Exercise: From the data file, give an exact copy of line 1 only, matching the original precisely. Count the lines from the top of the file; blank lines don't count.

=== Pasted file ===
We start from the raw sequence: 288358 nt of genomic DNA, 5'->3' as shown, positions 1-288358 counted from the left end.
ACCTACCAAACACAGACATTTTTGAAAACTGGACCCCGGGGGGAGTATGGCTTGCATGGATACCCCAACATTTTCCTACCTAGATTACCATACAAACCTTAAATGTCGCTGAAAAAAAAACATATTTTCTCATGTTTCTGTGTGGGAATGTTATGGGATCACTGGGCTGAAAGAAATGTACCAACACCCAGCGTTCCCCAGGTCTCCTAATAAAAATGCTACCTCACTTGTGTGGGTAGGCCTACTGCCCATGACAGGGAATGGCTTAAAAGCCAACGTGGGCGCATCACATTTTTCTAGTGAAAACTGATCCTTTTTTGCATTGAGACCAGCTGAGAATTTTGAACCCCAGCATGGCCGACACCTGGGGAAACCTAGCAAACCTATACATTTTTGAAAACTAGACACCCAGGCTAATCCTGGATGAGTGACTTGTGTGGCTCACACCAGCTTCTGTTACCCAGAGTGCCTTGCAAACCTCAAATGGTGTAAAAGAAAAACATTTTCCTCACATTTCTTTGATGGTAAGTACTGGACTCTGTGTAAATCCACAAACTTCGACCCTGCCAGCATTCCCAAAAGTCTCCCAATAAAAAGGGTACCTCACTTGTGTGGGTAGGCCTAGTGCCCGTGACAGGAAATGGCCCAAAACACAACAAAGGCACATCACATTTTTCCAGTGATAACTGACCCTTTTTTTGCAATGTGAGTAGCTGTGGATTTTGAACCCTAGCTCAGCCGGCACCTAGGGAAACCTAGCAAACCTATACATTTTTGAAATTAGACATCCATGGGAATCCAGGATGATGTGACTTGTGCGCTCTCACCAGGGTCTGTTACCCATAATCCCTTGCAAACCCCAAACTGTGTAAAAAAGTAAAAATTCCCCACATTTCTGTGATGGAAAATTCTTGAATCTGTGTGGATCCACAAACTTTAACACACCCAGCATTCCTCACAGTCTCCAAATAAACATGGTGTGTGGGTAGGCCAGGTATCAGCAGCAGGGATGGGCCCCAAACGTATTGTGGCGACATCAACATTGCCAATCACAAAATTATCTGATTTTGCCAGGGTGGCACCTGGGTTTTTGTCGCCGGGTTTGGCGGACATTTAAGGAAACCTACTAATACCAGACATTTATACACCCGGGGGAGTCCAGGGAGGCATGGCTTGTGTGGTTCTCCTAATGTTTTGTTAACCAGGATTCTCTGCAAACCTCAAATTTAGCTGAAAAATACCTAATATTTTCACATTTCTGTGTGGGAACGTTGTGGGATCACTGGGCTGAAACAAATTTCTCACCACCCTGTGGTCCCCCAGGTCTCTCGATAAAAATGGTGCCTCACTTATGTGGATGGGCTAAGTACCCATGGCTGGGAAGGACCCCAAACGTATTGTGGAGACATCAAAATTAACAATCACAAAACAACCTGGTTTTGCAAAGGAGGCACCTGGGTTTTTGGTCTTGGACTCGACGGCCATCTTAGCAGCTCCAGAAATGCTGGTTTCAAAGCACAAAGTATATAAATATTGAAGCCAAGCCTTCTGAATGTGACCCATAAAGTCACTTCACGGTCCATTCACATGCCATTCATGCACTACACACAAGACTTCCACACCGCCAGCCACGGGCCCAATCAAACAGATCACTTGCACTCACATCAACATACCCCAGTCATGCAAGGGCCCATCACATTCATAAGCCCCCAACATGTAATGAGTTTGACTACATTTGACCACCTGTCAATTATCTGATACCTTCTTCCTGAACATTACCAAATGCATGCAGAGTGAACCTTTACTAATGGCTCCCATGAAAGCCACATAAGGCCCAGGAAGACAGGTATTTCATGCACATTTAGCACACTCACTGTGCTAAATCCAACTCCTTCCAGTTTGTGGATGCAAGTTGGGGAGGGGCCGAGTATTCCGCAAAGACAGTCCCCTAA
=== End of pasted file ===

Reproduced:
We start from the raw sequence: 288358 nt of genomic DNA, 5'->3' as shown, positions 1-288358 counted from the left end.